Warning signs may vary but may include red, dry, hot skin (no sweating), a very high body temperature (above 41°C), dizziness or confusion, breathlessness and complete or partial loss of consciousness. Any person with signs or symptoms of heat stroke is in danger and needs to be hospitalized. Get immediate medical help. Meanwhile, move the victim to a cool place. Remove heavy clothing, and apply ice packs or cold, wet cloths to the neck, armpits, wrists and ankles and vigorously fan the body to increase cooling and reduce body temperature.
Heat illness is a serious but easily preventable health risk. By following these basic rules you can enjoy a safe, healthy summer.
The federal government updated WHMIS rules in 2015. WHMIS 2015 includes new definitions, new harmonized criteria for hazard classification, and new rules for supplier labels and safety data sheets (SDSs). Suppliers and employers importing hazardous products for use at their workplace and/or selling (including distributing) hazardous products are required to keep “specific purchasing and/or sales information” for six years after the end of the year to which they relate. Those who manufacture and sell hazardous products must keep “specific sales information”.
To increase WHMIS 2015 awareness, Health Canada is planning a WHMIS 2015 compliance and enforcement initiative for the 2017-2018 fiscal year (April - March).
From July-September 2017, select employers and suppliers in federal, provincial and territorial jurisdictions will receive a compliance promotion package, which contains information helpful to understanding the new WHMIS 2015 requirements. Some of these resources are listed below.
From October 1, 2017 to December 31, 2017 specially designated Hazardous Products Act (HPA) inspectors may visit your workplace to inspect and promote compliance. Inspectors may request a copy of your “specific purchasing information” and/or your “specific sales information,” and up to five SDSs/labels for your hazardous products. Inspectors may not provide advance notice of the inspection.
For WHMIS updates visit https://www.whmis.org/.
Free WHMIS 2015 Training and Resources from CCOHS:
This month’s podcasts feature an interview with Dr. Angela Colantonio about brain injury awareness and an encore presentation of Staying Afloat with Lifejackets and Personal Flotation Devices.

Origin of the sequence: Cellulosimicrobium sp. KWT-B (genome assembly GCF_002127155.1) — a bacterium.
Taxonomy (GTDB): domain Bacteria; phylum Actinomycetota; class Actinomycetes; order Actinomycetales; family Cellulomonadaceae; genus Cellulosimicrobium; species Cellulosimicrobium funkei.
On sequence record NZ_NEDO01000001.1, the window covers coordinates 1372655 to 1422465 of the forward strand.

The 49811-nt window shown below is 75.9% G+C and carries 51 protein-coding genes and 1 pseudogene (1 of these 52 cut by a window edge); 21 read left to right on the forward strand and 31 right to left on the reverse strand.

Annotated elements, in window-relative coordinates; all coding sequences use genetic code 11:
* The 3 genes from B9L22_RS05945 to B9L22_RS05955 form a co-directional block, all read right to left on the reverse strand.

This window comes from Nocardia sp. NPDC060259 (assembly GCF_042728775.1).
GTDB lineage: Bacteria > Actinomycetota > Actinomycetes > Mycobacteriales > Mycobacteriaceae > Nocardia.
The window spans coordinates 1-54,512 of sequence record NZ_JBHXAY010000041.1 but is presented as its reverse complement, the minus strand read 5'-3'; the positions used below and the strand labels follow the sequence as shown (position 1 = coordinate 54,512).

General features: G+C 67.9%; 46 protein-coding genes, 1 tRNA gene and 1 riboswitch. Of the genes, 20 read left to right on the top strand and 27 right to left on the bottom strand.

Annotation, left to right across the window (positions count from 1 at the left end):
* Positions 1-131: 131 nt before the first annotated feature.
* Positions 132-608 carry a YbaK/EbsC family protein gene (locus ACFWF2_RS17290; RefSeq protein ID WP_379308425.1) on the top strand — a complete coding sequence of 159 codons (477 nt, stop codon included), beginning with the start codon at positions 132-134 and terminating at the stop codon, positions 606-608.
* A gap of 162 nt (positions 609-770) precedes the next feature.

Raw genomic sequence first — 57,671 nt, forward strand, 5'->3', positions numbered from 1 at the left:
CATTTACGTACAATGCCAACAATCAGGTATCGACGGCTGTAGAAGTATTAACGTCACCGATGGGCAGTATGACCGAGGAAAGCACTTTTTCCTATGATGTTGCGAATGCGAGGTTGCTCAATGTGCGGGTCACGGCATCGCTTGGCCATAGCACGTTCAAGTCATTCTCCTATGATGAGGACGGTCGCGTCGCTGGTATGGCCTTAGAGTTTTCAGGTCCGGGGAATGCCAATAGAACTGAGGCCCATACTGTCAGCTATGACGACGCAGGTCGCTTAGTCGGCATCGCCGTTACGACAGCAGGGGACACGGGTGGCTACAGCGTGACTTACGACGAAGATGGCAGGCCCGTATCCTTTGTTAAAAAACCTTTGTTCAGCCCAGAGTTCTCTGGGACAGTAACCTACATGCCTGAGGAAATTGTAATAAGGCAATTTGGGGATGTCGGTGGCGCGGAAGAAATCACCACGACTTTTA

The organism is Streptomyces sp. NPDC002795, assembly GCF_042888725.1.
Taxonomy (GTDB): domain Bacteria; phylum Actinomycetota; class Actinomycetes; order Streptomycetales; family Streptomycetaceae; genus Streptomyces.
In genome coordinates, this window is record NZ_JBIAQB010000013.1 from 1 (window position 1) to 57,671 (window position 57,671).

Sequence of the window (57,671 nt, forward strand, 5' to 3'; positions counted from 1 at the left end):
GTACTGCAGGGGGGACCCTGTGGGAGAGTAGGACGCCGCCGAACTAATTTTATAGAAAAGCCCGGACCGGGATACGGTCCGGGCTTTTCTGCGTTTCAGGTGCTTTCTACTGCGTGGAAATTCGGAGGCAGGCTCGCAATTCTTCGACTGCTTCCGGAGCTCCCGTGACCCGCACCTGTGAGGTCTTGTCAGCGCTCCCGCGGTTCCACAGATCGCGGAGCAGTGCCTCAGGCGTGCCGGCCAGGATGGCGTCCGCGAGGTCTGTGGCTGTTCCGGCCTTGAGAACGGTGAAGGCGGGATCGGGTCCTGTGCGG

Feature Podcast: Brain Injury Awareness: An Interview with Dr. Angela Colantonio
June is Brain Injury Awareness Month. In conversation with the Canadian Centre for Occupational Health and Safety (CCOHS), Dr. Angela Colantonio, Director of the Rehabilitation Sciences Institute at the University of Toronto, discusses brain injuries common in the workplace, how they affect men and women differently, workplace accommodation, and factors to consider for people returning to work after suffering a brain injury.
The podcast runs 7:30 minutes. Listen to the podcast now.
Encore Podcast: Staying Afloat with Lifejackets and Personal Flotation Devices
According to the Canadian Red Cross, wearing a lifejacket could eliminate up to 90% of all boating-related drownings. CCOHS discusses the difference between lifejackets and personal flotation devices, and how to use them safely.
The podcast runs 6:07 minutes. Listen to the podcast now.
CCOHS produces free monthly podcasts on a wide variety of topics designed to keep you current with information, tips, and insights into the health, safety, and well-being of working Canadians. You can download the audio segment to your computer or MP3 player and listen to it at your own convenience... or on the go!
When workers are impaired on the job, it can have serious consequences. There are many sources of impairment such as fatigue, use of drugs (over the counter, prescription, illicit), and consumption of alcohol. With the sale and use of recreational cannabis set to become legal in Canada by July 1, 2018, there are questions about how this could potentially impact the workplace. This is also an opportunity for employers to review their current workplace policies and programs and identify areas of improvement.
CCOHS has published a new white paper, Workplace Strategies: Risk of Impairment from Cannabis, that discusses the implications associated with the use of cannabis for both therapeutic and recreational purposes. It suggests that the key steps to reducing the impact of impairment on the workplace are to have appropriate mechanisms in place, to provide clear guidance to all workplace parties, and to apply workplace policies and programs using a fair and consistent approach.
This white paper presents information and recommendations for employers, employees, and others interested in workplace health and safety including how to:
The white paper was authored by CCOHS and underwent a tripartite review by representatives from government, employers and labour. It is available in English and French.
Download the white paper: Workplace Strategies: Risk of Impairment from Cannabis.
Additional CCOHS resources:
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The Health and Safety Report, a free monthly newsletter produced by the Canadian Centre for Occupational Health and Safety (CCOHS), provides information, advice, and resources that help support a safe and healthy work environment and the total well being of workers.